“It feels good; it’s kind of a validation of what you’re doing and kind of a ‘keep on doing it,’ kind of thing,” Boyce said.

Both professors’ research involves plants. Boyce looks at the fossil records of plants to figure out how plants and their roles in the ecosystem have changed over the last few 100 million years.

“I work primarily with the plant fossil record and I’m interested in the evolution of development and the evolution of physiology; how plants function,” Boyce said.  “That involves looking at fossils through time, but also a lot of work with living plants and seeing how they work and how that information can then be applied back to the fossil record.”

Lobell looks at data and uses it to determine what effect the environment has on crops. Lobell hopes that, moving forward, he can continue learning and improving his research, and that his research can have a positive impact on the world.

“My goal as a scientist is always to keep learning new things and not just resting on what I’ve done already or what I know how to do.  Partly that’s to keep my life interesting and partly because a lot of good science is done when you’re learning new things and when you’re taking your own perspective and adding to those things,” Lobell said.  “So I want to keep learning and working out problems that I feel have some benefit to society…My goals are to keep doing good work and also to train the next generation of scientists to work on these problems.”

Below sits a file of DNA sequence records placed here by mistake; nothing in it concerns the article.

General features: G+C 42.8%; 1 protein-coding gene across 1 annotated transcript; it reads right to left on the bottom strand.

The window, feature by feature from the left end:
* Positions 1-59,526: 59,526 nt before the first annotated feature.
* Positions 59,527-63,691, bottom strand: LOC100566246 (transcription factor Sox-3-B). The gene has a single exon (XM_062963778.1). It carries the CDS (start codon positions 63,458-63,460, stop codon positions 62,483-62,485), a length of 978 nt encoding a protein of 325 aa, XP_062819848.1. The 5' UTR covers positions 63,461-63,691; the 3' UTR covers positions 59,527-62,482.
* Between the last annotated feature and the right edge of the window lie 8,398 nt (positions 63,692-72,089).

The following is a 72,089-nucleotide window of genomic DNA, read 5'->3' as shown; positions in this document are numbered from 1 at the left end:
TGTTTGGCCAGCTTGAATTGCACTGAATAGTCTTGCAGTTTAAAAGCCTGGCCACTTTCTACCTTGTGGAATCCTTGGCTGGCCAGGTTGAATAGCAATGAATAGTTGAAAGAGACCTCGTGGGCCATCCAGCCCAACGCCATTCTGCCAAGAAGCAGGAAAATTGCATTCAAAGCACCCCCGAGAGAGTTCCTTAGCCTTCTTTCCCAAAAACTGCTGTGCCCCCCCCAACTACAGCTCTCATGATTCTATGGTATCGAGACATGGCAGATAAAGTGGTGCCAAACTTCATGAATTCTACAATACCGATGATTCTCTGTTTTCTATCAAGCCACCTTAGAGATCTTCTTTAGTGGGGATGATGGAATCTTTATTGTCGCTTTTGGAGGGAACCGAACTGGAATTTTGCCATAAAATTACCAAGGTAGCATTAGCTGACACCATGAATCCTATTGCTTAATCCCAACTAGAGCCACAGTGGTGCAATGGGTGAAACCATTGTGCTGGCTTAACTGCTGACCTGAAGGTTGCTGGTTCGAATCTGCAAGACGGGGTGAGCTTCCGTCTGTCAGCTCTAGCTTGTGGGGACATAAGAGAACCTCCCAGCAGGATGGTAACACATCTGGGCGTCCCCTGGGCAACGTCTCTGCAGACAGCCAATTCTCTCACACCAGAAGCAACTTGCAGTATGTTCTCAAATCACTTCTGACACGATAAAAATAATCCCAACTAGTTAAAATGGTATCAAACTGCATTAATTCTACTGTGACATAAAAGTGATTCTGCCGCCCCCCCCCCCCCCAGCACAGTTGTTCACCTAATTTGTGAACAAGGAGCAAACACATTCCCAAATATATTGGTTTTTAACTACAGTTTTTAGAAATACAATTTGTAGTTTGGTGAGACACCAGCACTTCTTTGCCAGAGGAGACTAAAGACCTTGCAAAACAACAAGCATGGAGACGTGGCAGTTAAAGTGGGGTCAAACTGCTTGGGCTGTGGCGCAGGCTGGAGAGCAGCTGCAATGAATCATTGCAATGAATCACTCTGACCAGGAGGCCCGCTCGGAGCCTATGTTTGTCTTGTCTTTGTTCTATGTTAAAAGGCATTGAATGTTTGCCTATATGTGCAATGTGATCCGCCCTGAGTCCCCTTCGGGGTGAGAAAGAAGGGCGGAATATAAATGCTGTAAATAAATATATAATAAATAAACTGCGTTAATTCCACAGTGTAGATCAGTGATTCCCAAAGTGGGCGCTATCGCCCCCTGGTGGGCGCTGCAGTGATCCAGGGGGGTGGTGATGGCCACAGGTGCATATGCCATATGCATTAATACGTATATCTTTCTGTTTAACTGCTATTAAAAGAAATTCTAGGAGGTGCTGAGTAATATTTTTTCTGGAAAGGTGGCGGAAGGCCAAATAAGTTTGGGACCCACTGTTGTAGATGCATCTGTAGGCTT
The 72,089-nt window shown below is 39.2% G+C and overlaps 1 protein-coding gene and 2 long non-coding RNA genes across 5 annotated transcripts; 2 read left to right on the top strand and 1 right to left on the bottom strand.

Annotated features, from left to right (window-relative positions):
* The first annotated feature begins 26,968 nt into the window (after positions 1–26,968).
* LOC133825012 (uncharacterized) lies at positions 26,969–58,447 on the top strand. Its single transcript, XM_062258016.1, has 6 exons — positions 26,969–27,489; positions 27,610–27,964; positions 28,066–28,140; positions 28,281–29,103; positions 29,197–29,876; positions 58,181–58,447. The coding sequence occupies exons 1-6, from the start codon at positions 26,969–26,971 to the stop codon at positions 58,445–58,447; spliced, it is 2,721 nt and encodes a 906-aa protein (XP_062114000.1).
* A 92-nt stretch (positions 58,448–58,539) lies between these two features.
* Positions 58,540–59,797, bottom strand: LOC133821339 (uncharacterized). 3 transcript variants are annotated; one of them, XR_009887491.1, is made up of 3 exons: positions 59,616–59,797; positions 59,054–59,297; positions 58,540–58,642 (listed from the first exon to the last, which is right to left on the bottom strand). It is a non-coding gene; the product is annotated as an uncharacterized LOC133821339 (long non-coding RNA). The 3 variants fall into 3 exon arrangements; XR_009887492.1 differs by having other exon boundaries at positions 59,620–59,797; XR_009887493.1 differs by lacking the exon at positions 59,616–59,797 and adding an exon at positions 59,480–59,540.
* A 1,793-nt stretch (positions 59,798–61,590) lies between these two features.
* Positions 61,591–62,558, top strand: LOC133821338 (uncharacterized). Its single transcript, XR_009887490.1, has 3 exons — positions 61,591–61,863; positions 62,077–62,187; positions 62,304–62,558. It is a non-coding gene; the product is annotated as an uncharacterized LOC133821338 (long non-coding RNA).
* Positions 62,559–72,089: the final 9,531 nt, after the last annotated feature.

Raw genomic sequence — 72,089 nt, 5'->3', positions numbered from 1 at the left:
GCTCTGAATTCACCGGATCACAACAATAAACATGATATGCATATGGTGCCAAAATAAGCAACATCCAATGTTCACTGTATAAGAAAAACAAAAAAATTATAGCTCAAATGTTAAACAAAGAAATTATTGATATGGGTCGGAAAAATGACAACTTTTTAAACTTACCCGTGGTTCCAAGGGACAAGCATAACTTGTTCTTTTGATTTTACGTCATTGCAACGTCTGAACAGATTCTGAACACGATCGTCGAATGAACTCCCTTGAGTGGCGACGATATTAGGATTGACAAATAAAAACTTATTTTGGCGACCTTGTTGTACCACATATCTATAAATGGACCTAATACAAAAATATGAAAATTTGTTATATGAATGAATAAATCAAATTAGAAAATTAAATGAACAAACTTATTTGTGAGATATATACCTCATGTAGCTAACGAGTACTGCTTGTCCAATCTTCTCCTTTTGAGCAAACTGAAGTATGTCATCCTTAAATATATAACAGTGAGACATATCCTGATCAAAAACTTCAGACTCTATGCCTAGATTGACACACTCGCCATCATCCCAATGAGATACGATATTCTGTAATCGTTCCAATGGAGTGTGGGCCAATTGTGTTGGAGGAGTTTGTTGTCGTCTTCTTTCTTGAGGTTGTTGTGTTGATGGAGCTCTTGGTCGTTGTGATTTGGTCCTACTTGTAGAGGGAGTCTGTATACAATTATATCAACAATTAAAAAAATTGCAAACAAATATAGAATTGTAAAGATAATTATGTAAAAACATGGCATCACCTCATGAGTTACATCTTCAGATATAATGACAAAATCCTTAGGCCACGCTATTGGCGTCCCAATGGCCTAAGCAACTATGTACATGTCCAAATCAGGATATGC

In contrast with Lobell, Boyce’s goals for the future are very fluid.

“I’m not trying to cure cancer; it’s more basic than that,” Boyce said.  “It’s more kind of a ‘see where it takes you’ kind of thing.  I have no single goal, which is fine.  One goal would get kind of boring.  Every two or three years I’m doing something different.”